As a result, energy-related emissions of carbon dioxide would increase from 27 billion tonnes in 2005 to 42 billion tonnes in 2030 - a rise of 57 per cent.

China is expected to overtake the US by the end of this year to become the world's biggest emitter of carbon dioxide, while India is projected to become the third-biggest source by around 2015.

The IEA suggests that any new deal to curb global warming should include incentives for China, India and other rapidly emerging economies to use energy more efficiently and invest in cleaner power.

The UN is not the best forum to work on the details of low-emissions coal technology. With almost 190 nations, it is too cumbersome. But any agreement related to climate change would need the UN's final seal of approval.

A better forum would be the Asia-Pacific Partnership on Clean Development and Climate (APP). Launched barely two years ago, it encompasses the governments and corporate sectors of seven partner nations, including Australia, Canada, China, India, Japan, South Korea and the US. The APP needs more resources and could be enlarged to include other major coal users and exporters such as Russia, Indonesia and South Africa. It could also draw on the coal expertise of the IEA and other bodies.

A key advantage of the APP is that it engages companies and governments. In the West, it is these coal and engineering businesses, rather than governments, that own the technology that enables modern coal plants to filter out nitrous oxide, a significant greenhouse gas, and other harmful emissions.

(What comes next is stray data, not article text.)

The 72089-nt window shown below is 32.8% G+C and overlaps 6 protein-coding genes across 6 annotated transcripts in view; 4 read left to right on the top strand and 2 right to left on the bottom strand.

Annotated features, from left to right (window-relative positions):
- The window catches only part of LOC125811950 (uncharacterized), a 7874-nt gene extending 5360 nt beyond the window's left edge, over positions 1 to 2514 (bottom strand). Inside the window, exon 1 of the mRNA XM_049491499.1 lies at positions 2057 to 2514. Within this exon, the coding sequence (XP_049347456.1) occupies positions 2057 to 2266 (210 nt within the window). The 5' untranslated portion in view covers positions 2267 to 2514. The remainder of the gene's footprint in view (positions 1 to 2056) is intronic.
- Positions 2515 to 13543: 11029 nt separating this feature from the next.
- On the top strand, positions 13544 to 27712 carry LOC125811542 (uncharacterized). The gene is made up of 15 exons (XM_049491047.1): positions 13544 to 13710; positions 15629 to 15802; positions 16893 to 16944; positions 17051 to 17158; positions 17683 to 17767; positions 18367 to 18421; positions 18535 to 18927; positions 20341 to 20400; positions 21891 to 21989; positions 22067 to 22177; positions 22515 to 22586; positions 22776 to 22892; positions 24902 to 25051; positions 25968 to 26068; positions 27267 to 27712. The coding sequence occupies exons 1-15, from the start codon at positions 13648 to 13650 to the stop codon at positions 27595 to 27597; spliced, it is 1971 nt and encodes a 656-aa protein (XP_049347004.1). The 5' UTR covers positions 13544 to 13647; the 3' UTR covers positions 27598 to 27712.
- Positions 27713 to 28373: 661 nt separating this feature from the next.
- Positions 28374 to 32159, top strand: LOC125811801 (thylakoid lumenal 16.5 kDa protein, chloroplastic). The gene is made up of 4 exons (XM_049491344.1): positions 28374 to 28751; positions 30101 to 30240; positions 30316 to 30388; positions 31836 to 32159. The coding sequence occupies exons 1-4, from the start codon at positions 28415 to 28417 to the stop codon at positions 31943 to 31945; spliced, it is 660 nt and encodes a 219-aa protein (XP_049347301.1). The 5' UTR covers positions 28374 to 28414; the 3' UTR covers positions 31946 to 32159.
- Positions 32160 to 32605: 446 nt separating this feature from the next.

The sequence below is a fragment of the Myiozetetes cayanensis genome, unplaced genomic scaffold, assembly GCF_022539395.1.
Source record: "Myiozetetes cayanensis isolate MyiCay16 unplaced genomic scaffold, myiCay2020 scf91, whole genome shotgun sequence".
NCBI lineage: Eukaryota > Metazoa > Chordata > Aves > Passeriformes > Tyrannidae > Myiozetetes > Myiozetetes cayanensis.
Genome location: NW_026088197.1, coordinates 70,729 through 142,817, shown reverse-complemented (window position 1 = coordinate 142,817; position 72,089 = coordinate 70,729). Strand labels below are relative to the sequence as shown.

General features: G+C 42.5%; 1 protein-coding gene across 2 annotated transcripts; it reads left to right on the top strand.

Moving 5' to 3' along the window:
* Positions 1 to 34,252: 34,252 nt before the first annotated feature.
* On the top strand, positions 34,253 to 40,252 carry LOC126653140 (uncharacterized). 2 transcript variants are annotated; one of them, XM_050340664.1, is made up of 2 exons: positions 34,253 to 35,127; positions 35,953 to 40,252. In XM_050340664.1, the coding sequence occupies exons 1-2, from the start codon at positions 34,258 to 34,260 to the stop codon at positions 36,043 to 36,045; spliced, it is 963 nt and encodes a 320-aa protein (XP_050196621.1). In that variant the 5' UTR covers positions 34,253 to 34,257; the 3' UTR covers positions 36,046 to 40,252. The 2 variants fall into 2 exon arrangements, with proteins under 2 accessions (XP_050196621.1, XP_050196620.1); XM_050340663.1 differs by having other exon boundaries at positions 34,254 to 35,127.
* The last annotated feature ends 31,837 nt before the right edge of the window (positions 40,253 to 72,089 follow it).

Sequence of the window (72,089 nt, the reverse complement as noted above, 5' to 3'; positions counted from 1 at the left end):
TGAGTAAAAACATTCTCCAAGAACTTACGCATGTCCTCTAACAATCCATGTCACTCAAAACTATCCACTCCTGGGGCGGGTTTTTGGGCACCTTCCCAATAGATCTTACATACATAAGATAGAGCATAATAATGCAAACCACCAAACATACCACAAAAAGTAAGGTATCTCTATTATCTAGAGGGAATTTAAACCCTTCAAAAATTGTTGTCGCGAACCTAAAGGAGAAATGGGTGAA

These same companies are the leaders in developing the next generation of coal-fired plants that will capture carbon dioxide for burial underground, although this may add substantially to the cost of electricity.

Last month, the Centre for Global Development in Washington, a non-partisan research institute, compiled an online database listing carbon dioxide emissions from 50,000 power plants around the world, with figures for the years 2000 and 2007, then forecasts for five to 10 years in the future, based on published plans.

The data base shows the US power sector is now the top emitter, spewing nearly 2.8 billion tonnes of carbon dioxide into the atmosphere each year. China is close behind at 2.7 billion tonnes, with Russia at 661 million tonnes, India at 583 million tonnes and Japan at 400 million tonnes. Germany, Australia, South Africa, Britain and South Korea round out the top 10 carbon polluters.

A significant finding of this study is that senior executives of the 100 largest power companies worldwide are responsible for plants that emit 57 per cent of all carbon dioxide emissions from this sector.

Bringing them into coal-related climate change negotiations could help to ensure the businesses they head move from being an important part of the problem to being an important part of the solution.

The writer is an energy and security specialist at the Institute of Southeast Asian Studies. This is a personal comment.